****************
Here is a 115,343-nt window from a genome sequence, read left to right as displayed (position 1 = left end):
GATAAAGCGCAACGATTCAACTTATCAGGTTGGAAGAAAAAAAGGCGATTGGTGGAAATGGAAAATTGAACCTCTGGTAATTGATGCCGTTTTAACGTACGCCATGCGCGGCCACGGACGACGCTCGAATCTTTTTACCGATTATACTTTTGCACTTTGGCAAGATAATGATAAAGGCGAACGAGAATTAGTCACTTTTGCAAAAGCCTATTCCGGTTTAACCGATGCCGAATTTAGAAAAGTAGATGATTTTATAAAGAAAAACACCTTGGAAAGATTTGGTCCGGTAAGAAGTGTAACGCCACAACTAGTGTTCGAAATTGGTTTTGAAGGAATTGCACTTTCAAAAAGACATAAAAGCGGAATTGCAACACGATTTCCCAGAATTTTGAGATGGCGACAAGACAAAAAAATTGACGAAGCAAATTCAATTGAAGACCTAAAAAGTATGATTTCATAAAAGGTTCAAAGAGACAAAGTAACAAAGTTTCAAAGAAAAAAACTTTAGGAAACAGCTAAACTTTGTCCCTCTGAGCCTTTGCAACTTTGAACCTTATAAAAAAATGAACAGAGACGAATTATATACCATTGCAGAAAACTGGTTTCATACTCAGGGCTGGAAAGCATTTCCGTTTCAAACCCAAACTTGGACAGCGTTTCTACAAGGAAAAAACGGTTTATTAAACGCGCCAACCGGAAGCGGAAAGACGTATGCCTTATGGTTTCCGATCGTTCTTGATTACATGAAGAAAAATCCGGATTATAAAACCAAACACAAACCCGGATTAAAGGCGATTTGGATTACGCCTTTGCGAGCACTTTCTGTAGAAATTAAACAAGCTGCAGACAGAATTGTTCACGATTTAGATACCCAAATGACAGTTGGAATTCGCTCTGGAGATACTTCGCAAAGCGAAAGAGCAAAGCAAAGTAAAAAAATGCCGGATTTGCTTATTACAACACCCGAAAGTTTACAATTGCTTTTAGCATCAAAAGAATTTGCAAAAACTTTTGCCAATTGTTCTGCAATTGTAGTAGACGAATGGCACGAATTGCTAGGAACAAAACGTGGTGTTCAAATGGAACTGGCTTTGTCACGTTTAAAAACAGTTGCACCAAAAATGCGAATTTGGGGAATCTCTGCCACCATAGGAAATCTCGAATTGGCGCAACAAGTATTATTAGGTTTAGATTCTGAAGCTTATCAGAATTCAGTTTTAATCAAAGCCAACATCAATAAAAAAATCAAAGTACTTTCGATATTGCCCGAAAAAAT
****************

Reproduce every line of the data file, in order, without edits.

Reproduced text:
Here is a 115,343-nt window from a genome sequence, read left to right as displayed (position 1 = left end):
GATAAAGCGCAACGATTCAACTTATCAGGTTGGAAGAAAAAAAGGCGATTGGTGGAAATGGAAAATTGAACCTCTGGTAATTGATGCCGTTTTAACGTACGCCATGCGCGGCCACGGACGACGCTCGAATCTTTTTACCGATTATACTTTTGCACTTTGGCAAGATAATGATAAAGGCGAACGAGAATTAGTCACTTTTGCAAAAGCCTATTCCGGTTTAACCGATGCCGAATTTAGAAAAGTAGATGATTTTATAAAGAAAAACACCTTGGAAAGATTTGGTCCGGTAAGAAGTGTAACGCCACAACTAGTGTTCGAAATTGGTTTTGAAGGAATTGCACTTTCAAAAAGACATAAAAGCGGAATTGCAACACGATTTCCCAGAATTTTGAGATGGCGACAAGACAAAAAAATTGACGAAGCAAATTCAATTGAAGACCTAAAAAGTATGATTTCATAAAAGGTTCAAAGAGACAAAGTAACAAAGTTTCAAAGAAAAAAACTTTAGGAAACAGCTAAACTTTGTCCCTCTGAGCCTTTGCAACTTTGAACCTTATAAAAAAATGAACAGAGACGAATTATATACCATTGCAGAAAACTGGTTTCATACTCAGGGCTGGAAAGCATTTCCGTTTCAAACCCAAACTTGGACAGCGTTTCTACAAGGAAAAAACGGTTTATTAAACGCGCCAACCGGAAGCGGAAAGACGTATGCCTTATGGTTTCCGATCGTTCTTGATTACATGAAGAAAAATCCGGATTATAAAACCAAACACAAACCCGGATTAAAGGCGATTTGGATTACGCCTTTGCGAGCACTTTCTGTAGAAATTAAACAAGCTGCAGACAGAATTGTTCACGATTTAGATACCCAAATGACAGTTGGAATTCGCTCTGGAGATACTTCGCAAAGCGAAAGAGCAAAGCAAAGTAAAAAAATGCCGGATTTGCTTATTACAACACCCGAAAGTTTACAATTGCTTTTAGCATCAAAAGAATTTGCAAAAACTTTTGCCAATTGTTCTGCAATTGTAGTAGACGAATGGCACGAATTGCTAGGAACAAAACGTGGTGTTCAAATGGAACTGGCTTTGTCACGTTTAAAAACAGTTGCACCAAAAATGCGAATTTGGGGAATCTCTGCCACCATAGGAAATCTCGAATTGGCGCAACAAGTATTATTAGGTTTAGATTCTGAAGCTTATCAGAATTCAGTTTTAATCAAAGCCAACATCAATAAAAAAATCAAAGTACTTTCGATATTGCCCGAAAAAAT